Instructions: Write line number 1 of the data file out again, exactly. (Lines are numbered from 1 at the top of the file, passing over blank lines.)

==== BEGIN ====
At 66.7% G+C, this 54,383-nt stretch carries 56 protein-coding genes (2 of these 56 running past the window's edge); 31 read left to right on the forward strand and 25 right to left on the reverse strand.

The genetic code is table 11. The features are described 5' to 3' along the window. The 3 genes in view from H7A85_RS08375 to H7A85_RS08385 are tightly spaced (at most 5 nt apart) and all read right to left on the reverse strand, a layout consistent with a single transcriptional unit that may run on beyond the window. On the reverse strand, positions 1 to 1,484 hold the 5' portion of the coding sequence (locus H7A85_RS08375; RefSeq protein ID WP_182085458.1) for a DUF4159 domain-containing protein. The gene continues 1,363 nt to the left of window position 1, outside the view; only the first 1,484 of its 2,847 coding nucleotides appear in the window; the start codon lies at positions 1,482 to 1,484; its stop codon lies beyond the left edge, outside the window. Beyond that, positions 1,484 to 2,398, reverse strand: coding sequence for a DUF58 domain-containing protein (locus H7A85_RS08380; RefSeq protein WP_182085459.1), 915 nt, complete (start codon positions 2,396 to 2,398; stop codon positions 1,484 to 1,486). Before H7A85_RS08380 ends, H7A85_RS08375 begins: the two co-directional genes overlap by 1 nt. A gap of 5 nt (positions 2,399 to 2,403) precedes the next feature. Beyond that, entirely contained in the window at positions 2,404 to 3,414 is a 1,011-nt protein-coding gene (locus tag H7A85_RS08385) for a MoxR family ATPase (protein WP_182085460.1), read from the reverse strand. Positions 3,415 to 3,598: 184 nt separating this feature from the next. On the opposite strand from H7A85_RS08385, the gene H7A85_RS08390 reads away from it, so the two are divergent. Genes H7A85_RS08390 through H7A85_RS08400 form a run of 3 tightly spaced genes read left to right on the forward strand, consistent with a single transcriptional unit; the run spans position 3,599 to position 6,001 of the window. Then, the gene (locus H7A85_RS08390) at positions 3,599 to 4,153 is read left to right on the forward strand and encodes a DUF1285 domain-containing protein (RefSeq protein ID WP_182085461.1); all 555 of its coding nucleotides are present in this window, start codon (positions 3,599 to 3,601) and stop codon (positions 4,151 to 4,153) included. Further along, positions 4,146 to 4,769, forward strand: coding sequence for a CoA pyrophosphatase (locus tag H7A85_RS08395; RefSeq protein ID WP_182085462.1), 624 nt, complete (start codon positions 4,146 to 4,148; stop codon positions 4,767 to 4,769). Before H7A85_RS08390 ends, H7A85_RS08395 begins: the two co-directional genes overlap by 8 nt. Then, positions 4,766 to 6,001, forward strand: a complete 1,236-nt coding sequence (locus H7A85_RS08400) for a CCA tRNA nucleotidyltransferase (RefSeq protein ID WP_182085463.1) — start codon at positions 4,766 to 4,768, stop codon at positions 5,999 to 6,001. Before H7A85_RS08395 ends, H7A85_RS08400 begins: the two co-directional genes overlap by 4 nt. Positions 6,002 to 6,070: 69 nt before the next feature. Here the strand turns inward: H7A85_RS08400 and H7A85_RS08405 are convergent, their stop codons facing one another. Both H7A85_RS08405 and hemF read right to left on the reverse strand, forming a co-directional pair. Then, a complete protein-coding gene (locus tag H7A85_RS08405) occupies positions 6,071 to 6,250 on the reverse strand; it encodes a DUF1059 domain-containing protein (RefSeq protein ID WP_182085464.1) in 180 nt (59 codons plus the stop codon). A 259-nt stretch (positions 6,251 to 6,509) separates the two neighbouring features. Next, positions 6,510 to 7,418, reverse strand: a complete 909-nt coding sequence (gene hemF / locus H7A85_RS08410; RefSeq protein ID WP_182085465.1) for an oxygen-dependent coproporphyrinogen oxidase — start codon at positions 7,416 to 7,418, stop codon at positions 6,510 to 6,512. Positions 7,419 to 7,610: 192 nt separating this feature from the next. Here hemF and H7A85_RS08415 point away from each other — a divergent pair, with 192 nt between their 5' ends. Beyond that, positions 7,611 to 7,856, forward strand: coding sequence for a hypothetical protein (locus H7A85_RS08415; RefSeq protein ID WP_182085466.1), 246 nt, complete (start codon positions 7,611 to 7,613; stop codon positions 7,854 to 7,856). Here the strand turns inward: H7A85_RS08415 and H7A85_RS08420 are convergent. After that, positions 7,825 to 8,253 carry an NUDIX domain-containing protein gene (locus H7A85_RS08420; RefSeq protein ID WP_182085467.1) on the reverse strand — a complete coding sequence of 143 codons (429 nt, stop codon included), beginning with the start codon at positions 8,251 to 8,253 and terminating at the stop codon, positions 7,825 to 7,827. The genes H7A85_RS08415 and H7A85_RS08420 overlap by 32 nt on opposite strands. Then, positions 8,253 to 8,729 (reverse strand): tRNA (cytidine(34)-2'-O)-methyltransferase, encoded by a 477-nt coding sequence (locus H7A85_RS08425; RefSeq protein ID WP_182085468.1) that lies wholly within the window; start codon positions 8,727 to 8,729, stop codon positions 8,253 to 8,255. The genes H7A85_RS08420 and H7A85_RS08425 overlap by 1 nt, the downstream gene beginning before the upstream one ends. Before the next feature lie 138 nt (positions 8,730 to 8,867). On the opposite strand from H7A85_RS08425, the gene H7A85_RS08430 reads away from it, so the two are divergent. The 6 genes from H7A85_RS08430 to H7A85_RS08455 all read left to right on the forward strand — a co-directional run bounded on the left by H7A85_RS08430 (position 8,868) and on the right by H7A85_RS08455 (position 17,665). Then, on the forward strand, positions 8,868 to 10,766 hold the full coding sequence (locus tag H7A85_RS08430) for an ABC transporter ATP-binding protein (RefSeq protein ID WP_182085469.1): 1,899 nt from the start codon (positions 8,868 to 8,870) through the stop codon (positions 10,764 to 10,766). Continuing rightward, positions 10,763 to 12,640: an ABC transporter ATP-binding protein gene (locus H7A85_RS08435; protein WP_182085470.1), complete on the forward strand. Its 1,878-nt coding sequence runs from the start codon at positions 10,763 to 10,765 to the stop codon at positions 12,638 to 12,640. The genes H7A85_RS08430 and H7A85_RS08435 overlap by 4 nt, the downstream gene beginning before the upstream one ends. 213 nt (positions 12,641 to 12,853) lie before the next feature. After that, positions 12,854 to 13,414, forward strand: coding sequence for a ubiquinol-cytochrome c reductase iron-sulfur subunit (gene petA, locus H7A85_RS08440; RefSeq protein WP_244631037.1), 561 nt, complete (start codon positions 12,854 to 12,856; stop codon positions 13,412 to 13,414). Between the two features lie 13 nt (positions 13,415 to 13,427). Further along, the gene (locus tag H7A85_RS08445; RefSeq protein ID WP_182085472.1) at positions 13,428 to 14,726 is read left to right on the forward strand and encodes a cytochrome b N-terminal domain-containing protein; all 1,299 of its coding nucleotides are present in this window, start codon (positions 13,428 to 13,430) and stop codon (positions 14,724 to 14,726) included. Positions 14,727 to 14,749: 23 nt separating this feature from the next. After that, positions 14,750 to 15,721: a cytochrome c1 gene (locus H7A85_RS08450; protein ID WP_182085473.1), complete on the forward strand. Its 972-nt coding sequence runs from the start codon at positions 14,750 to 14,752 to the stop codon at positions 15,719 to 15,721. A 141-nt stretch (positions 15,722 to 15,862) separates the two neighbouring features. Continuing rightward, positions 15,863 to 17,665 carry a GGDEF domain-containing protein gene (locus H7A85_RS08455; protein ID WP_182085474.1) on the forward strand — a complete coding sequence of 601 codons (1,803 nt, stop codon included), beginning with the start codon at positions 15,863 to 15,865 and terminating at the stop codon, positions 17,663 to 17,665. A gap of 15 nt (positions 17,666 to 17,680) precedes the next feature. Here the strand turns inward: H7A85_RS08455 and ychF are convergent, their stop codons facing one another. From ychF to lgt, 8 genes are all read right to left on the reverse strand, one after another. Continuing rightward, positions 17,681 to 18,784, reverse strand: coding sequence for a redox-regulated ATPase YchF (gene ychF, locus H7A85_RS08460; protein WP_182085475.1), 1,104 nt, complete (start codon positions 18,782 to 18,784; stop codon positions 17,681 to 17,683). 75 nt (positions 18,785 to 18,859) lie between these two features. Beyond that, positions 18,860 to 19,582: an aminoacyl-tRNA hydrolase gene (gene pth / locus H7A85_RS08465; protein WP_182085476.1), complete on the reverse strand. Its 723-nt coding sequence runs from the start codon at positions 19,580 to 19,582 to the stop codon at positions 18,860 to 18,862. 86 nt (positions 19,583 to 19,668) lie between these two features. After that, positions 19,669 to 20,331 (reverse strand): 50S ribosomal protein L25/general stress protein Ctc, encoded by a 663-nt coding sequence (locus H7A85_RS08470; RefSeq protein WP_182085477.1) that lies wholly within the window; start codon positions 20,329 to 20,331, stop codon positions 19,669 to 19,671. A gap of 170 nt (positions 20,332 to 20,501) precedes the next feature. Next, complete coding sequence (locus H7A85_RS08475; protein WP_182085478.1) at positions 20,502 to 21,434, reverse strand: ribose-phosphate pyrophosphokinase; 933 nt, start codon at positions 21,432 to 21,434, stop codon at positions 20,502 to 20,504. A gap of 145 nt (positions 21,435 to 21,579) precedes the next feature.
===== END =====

At 66.7% G+C, this 54,383-nt stretch carries 56 protein-coding genes (2 of these 56 running past the window's edge); 31 read left to right on the forward strand and 25 right to left on the reverse strand.